Ireland is set to escape the worst of the Halloween Hurricane thanks to changing wind directions – but flights and ferry sailings have still been cancelled for Monday as Britain bears the brunt of the massive storm.
Aer Lingus has already cancelled a number of Monday flights between Ireland and London’s Heathrow airport.
Ferry sailings on the Irish Sea have also been cancelled as Britain braces itself for the ‘worst storm to hit in years’ according to the Irish Independent newspaper.
Irish state carrier Aer Lingus announced on Sunday that it had been forced to cancel four flights between Dublin and London Heathrow as well as one flight each way between London Heathrow and Cork and Belfast.
The airline took the action as the south of England and Wales prepares for a major storm with hurricane-force winds and heavy rain.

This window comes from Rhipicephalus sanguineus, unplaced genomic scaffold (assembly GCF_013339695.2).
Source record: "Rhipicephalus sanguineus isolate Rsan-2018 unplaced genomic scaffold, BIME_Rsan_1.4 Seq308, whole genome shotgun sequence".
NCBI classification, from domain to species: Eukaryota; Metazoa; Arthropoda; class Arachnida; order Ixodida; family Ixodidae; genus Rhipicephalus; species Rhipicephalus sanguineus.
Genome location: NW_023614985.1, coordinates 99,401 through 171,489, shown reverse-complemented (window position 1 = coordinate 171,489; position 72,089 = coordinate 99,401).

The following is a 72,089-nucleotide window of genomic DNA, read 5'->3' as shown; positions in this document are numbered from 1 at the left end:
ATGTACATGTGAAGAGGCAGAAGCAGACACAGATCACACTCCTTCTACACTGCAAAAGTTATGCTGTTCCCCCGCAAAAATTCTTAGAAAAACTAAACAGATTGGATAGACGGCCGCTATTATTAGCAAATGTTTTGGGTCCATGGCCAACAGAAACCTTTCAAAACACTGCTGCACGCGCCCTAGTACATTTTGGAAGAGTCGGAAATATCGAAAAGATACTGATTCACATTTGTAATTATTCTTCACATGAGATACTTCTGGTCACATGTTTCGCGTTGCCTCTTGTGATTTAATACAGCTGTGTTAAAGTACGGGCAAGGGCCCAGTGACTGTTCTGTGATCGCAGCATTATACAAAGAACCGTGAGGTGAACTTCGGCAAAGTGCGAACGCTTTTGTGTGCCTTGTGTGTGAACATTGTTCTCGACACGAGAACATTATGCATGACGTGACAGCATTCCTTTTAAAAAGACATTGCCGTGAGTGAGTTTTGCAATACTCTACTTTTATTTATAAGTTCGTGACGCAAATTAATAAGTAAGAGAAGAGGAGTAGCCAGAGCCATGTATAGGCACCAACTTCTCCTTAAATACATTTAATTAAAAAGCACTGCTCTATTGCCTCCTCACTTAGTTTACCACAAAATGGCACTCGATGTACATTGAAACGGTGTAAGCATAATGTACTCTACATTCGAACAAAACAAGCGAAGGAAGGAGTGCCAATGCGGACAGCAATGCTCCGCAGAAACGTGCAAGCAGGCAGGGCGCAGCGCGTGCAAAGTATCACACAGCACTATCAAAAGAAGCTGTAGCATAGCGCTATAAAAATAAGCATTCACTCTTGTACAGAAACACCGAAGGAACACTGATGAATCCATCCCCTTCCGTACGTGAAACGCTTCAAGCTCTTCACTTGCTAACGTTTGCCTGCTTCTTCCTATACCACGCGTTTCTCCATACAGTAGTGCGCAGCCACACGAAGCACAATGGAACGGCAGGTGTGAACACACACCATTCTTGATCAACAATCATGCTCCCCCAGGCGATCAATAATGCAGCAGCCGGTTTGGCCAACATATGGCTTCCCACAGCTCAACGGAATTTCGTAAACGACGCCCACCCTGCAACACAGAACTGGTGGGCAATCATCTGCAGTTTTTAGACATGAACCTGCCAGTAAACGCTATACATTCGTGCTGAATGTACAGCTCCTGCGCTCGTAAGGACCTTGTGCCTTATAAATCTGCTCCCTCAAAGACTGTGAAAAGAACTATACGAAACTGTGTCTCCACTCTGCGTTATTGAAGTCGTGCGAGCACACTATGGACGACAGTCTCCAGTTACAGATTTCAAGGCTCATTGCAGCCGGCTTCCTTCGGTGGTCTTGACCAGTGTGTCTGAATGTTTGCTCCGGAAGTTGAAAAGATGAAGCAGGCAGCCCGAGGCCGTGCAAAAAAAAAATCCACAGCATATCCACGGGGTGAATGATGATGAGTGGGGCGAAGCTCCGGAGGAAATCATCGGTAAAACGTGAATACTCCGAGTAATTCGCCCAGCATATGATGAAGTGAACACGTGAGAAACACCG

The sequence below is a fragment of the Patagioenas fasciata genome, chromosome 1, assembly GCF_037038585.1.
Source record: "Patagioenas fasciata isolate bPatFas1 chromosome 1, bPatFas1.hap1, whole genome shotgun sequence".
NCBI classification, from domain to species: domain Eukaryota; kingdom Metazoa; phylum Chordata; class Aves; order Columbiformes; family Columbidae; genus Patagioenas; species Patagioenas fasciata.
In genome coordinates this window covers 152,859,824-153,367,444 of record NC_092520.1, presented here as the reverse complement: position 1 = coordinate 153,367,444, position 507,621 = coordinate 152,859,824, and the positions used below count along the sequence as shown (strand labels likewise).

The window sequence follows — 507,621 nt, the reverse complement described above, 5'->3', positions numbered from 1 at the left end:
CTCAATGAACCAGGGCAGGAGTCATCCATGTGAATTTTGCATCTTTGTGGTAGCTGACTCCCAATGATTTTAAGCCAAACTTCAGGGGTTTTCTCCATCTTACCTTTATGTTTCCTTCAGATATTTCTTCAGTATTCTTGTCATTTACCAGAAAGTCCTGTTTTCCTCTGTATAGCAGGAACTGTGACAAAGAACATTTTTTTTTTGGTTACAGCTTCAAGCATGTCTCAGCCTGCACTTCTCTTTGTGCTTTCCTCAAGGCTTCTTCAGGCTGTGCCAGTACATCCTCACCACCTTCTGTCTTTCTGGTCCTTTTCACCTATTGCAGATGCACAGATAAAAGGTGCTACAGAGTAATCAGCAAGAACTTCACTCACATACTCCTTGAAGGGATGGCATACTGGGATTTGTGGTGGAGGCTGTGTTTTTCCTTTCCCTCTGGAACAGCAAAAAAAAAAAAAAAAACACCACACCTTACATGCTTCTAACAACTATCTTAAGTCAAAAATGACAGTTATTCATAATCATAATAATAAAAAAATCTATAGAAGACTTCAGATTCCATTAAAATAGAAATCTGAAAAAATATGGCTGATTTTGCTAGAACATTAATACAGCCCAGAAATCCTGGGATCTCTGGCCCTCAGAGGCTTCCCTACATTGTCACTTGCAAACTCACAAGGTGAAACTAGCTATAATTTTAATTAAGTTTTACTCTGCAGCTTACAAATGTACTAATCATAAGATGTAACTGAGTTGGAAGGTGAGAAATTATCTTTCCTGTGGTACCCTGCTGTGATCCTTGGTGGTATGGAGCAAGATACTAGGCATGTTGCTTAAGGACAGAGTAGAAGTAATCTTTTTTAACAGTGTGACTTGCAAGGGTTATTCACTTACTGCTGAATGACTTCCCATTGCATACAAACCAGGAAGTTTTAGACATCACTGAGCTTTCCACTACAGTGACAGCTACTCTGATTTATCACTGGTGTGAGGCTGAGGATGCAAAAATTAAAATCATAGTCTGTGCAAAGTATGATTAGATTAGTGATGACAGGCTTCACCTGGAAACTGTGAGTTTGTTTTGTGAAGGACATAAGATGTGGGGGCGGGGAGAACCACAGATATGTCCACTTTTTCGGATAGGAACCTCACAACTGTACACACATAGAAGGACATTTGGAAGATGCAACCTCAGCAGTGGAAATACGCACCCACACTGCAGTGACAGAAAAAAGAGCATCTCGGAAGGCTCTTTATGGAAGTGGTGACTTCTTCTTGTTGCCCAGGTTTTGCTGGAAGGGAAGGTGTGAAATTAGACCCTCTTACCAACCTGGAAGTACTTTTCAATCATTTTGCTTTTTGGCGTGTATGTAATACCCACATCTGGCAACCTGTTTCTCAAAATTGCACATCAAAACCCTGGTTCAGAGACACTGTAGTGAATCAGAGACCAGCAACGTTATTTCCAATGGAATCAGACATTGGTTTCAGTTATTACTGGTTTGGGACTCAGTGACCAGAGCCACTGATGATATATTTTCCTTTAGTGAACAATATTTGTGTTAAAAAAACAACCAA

Ryanair spokesman Robin Kiely told the Irish Independent that the budget airline will review the situation on Monday before making any decision to cancel flights.
A spokesman for Aer Lingus said: “Due to the severe weather forecast for London Heathrow, all airlines have been advised to reduce their schedules”.
Aer Lingus says it will accommodate passengers on the next available flight or they can change their bookings or request a refund on the company’s website.
Train services in the South of London have also been cancelled due to the stormy weather.
Irish state weather service Met Eireann is now forecasting that Ireland will escape the storm but some parts of the country were still battered with wind and rain on Sunday.
Winds of up to Storm Force 10 lashed the north and west coasts on Sunday night while lightning storms in the southwest disrupted internet and phoneline connections on Saturday.
The Atlantic coast remained blustery with the Coastguard warning of sea swells reaching 20 feet.
Jim O’Brien, a weather forecaster with the Irish government agency Met Eireann, told the paper that most of Ireland is expected to emerge fairly unscathed from the Atlantic storm.
He said: “The storm is approaching but it’s expected to pass to the south overnight. We should avoid it unless something terrible happens.”